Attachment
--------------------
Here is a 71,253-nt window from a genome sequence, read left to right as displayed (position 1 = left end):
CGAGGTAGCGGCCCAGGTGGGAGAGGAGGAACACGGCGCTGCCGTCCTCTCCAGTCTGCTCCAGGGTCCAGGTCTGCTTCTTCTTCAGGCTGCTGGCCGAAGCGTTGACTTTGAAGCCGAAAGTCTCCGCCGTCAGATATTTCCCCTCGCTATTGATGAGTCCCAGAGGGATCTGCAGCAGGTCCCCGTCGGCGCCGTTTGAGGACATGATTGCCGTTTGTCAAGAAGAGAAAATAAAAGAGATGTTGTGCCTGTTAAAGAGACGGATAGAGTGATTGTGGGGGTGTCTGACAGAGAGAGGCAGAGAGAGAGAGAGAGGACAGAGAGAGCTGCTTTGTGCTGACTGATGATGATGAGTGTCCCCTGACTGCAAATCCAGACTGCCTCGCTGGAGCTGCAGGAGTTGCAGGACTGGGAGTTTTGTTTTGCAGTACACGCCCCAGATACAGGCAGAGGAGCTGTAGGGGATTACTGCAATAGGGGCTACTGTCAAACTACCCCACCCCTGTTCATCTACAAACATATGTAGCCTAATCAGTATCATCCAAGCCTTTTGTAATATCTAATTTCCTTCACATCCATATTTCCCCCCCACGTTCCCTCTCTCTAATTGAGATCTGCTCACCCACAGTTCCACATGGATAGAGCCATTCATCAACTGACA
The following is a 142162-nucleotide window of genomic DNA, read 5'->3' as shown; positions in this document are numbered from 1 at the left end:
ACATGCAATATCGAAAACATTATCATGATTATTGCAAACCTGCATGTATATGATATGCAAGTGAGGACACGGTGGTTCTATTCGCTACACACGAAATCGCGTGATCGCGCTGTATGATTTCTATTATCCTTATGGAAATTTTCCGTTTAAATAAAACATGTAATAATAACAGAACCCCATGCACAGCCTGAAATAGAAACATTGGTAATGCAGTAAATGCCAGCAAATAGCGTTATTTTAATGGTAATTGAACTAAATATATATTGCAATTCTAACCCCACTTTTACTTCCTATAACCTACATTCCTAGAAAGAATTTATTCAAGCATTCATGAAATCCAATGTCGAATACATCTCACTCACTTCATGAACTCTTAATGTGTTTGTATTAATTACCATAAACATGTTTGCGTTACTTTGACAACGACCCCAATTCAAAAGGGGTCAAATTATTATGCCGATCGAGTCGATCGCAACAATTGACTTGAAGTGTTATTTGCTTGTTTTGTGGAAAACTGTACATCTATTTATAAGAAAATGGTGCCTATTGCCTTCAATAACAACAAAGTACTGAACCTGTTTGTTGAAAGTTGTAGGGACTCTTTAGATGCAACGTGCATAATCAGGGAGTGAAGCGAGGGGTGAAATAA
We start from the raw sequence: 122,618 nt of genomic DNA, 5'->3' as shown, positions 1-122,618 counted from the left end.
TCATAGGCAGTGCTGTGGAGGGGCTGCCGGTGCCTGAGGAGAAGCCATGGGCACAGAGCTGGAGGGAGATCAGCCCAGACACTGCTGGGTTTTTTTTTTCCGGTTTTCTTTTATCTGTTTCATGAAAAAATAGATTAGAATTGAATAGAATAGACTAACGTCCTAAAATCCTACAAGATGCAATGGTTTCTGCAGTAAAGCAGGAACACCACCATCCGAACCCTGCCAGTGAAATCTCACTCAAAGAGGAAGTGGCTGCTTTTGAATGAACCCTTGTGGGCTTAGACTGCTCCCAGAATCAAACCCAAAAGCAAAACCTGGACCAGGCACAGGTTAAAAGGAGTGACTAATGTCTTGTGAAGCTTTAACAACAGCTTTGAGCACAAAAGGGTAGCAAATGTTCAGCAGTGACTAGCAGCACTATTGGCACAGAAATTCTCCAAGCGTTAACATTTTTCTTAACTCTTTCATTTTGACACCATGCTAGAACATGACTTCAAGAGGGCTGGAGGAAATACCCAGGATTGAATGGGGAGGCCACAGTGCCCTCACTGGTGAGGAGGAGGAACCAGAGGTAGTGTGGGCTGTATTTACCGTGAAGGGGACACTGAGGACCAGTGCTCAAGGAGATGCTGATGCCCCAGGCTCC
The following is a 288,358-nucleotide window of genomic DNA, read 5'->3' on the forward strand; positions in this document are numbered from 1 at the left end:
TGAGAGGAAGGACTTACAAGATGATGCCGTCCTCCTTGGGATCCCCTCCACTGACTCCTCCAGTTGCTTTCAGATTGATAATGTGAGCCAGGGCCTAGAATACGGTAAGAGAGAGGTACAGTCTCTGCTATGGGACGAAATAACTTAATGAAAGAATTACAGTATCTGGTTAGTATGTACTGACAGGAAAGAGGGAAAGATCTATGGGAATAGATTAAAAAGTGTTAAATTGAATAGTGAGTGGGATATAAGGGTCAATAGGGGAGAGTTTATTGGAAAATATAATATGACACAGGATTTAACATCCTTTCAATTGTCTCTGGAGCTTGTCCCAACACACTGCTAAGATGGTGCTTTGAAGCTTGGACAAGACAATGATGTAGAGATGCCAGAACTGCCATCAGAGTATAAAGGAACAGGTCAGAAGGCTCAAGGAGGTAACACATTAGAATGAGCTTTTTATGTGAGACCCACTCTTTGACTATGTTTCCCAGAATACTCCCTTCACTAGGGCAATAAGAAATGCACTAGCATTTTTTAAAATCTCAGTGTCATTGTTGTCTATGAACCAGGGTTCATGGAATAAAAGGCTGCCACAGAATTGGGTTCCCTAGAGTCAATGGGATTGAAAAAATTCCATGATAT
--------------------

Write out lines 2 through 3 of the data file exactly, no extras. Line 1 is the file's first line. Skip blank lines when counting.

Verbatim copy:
CGAGGTAGCGGCCCAGGTGGGAGAGGAGGAACACGGCGCTGCCGTCCTCTCCAGTCTGCTCCAGGGTCCAGGTCTGCTTCTTCTTCAGGCTGCTGGCCGAAGCGTTGACTTTGAAGCCGAAAGTCTCCGCCGTCAGATATTTCCCCTCGCTATTGATGAGTCCCAGAGGGATCTGCAGCAGGTCCCCGTCGGCGCCGTTTGAGGACATGATTGCCGTTTGTCAAGAAGAGAAAATAAAAGAGATGTTGTGCCTGTTAAAGAGACGGATAGAGTGATTGTGGGGGTGTCTGACAGAGAGAGGCAGAGAGAGAGAGAGAGGACAGAGAGAGCTGCTTTGTGCTGACTGATGATGATGAGTGTCCCCTGACTGCAAATCCAGACTGCCTCGCTGGAGCTGCAGGAGTTGCAGGACTGGGAGTTTTGTTTTGCAGTACACGCCCCAGATACAGGCAGAGGAGCTGTAGGGGATTACTGCAATAGGGGCTACTGTCAAACTACCCCACCCCTGTTCATCTACAAACATATGTAGCCTAATCAGTATCATCCAAGCCTTTTGTAATATCTAATTTCCTTCACATCCATATTTCCCCCCCACGTTCCCTCTCTCTAATTGAGATCTGCTCACCCACAGTTCCACATGGATAGAGCCATTCATCAACTGACA
The following is a 142162-nucleotide window of genomic DNA, read 5'->3' as shown; positions in this document are numbered from 1 at the left end: